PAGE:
“Our whole town exists because of the railroad,” said Julia Cronin, the curator of collections and exhibits at Turtle Bay Exploration Park. It’s her job to know about local history, but she also loves the trails.
Cronin mentions the city’s namesake, Benjamin B. Redding, who originally arrived in search of gold but eventually became the mayor of Sacramento. After climbing the ranks of the early California political world, he became the land agent for the Central Pacific Railroad. That railroad reached Redding in 1872 and eventually connected Shasta County to Portland, Oregon. Later, the rail line was realigned to make way for the Shasta Dam.
Decades of Impact
By Cronin’s estimates, the trails and Turtle Bay Exploration Park bring in at least 100,000 people annually, and she suspects that the Sundial Bridge is the major draw to the park. The Sundial Bridge, the largest fully functioning sundial in the world, also doubles as a pedestrian walkway and public art installation.
“Instead of being an art museum, instead of being a history museum, we’re an everything museum,” said Cronin. “We do art, we have an animal and horticulture element, we sell plants. Come for the porcupine, stay for the Picasso!”
Cronin has lived in the Redding area since 1997 and can practically walk to the trail from her backyard. When the trails were new and freshly paved, she remembers cycling all the way up to the Shasta Dam alongside the city planners, field managers and the many others who helped bring them to life.
Terry Hanson’s life work revolves around preserving outdoor areas and he helped develop the trail system along the Sacramento River. Now 71 years old, Hanson still remembers playing along the riverbeds as a child back when Redding was a much smaller town.
“It was magical to play around the river, the old roads, the animal trails,” he recalled. “It’s a beautiful environment.”
His involvement with the trail professionally goes back to when he was Redding’s city planner. He partnered with then Bureau of Land Management (BLM) recreation supervisor Bill Kuntz. While the Sacramento River Trail in Redding is managed by the City of Redding, the northern section of rail-trail is on BLM land. Over the course of decades, starting in 1970—together alongside other partners such as the Turtle Bay Exploration Park, Bureau of Reclamation and multiple volunteer groups—the city of Redding and BLM were able to bring the Sacramento River trail duo to life.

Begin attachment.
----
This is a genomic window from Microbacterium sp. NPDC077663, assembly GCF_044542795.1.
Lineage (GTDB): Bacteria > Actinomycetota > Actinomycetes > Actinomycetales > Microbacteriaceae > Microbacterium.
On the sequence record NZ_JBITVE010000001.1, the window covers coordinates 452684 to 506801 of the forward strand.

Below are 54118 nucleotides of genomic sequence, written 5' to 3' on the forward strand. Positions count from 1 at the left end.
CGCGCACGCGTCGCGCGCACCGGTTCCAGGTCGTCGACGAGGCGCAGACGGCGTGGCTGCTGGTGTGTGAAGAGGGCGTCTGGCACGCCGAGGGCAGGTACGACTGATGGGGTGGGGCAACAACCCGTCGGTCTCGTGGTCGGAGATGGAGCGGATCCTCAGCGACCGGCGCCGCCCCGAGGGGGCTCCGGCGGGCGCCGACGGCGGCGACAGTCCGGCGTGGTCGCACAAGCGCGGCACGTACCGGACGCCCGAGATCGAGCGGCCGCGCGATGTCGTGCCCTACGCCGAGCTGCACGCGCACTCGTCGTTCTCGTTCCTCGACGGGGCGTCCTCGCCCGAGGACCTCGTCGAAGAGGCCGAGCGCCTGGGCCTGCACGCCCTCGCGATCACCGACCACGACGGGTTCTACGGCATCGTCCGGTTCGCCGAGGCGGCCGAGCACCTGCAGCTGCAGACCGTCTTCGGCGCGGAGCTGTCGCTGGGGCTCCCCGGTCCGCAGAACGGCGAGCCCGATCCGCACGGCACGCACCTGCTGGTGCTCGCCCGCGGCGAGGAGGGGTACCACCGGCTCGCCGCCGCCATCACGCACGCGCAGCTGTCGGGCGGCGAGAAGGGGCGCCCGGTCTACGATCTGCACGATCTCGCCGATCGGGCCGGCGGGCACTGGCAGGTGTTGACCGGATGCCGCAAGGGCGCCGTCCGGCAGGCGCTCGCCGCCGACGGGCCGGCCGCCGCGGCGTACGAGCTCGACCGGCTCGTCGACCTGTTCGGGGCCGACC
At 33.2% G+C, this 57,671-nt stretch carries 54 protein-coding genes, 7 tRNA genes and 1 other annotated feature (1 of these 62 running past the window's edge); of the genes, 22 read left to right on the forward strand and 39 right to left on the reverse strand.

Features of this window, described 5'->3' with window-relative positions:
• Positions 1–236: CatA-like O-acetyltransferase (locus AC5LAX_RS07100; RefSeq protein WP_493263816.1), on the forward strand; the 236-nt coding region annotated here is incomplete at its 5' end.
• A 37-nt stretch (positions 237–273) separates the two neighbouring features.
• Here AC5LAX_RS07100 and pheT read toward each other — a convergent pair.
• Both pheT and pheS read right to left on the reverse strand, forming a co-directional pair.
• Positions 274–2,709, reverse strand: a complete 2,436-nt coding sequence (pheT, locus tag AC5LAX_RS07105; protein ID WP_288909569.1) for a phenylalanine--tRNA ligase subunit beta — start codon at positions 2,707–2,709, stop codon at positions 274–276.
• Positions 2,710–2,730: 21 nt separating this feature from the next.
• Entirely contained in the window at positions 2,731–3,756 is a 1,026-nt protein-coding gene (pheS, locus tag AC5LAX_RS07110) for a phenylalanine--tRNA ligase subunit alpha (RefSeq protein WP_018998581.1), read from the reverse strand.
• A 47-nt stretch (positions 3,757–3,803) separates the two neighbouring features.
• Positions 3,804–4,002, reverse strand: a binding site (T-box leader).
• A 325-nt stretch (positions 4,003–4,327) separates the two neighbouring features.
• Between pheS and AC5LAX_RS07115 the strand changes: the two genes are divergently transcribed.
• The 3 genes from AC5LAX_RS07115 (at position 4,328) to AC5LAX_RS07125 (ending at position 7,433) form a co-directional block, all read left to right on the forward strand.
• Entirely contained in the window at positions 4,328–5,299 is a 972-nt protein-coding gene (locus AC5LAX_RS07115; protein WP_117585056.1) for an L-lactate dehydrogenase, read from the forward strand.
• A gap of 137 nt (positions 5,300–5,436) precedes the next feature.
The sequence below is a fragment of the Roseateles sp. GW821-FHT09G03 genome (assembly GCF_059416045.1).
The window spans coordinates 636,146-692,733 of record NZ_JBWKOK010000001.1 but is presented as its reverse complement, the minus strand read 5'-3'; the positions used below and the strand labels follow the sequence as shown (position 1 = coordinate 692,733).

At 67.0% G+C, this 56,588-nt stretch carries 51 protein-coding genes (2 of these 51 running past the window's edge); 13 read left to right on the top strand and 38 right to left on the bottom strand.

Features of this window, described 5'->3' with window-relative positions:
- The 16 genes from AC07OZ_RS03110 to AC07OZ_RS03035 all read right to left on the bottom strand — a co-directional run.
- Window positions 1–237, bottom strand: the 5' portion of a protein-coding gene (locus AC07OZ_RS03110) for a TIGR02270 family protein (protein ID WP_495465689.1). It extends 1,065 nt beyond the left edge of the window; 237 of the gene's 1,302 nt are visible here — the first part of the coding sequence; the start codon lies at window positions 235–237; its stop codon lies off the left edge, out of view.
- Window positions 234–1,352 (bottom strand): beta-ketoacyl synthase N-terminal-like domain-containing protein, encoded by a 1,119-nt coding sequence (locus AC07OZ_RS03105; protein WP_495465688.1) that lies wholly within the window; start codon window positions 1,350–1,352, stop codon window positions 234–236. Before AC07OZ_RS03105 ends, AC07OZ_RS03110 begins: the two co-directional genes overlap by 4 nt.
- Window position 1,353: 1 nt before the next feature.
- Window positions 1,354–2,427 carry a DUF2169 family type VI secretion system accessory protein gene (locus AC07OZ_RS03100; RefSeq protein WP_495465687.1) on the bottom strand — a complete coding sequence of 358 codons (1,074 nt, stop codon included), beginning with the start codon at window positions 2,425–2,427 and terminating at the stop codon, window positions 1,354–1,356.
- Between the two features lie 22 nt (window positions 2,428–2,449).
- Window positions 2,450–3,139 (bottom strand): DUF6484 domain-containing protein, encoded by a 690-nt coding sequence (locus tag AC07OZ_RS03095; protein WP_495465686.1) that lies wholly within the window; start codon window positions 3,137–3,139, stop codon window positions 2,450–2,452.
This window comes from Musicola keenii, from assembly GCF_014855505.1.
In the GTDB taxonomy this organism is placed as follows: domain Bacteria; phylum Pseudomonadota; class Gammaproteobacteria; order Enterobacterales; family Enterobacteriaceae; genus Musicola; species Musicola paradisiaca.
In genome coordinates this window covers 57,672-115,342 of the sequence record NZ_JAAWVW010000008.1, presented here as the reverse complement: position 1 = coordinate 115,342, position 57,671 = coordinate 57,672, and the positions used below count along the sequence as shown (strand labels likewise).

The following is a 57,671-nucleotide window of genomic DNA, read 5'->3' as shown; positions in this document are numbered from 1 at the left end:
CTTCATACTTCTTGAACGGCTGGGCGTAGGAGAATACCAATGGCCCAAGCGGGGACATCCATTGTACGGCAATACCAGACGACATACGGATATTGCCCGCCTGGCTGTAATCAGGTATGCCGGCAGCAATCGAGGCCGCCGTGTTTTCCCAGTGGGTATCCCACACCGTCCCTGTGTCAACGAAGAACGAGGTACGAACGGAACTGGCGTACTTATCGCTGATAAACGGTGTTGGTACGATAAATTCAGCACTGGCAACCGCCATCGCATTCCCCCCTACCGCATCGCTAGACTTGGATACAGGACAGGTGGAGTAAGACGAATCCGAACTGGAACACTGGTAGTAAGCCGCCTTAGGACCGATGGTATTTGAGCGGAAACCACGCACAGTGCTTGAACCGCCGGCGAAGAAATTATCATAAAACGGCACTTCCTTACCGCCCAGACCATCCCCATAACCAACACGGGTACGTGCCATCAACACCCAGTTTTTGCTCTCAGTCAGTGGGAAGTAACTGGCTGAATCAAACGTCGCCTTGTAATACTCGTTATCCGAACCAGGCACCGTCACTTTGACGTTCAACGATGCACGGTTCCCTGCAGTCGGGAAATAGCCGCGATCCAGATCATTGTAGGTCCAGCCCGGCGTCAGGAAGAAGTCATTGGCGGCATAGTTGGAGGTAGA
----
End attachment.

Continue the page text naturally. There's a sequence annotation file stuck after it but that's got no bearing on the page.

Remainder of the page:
Hanson still isn’t done with the trails. He says the route is set to go farther south 4 miles in a section that’s disconnected from City Hall and Turtle Bay. Plans also call for the trail to reach nearby Anderson City along the Anderson Cottonwood Irrigation System, which collects water for agriculture.
“That’s a long way off,” Hanson admitted. For now, he’s busy developing open space along the river and trails called NurPon, which means “Salmon Run” in the Wintu language that will help create a channel to benefit the salmon native to the river.
“This being my hometown, I spent my childhood on the river, but the other thing is … people are so appreciative and use the heck out of [the trails],” enthused Hanson.
In 2007, RTC began recognizing exemplary rail-trails around the country through its Hall of Fame. Hall of Fame trails have been selected based on merits such as scenic value, high use, trail and trailside amenities, historical significance, excellence in management and maintenance of facility, community connections and geographic distribution.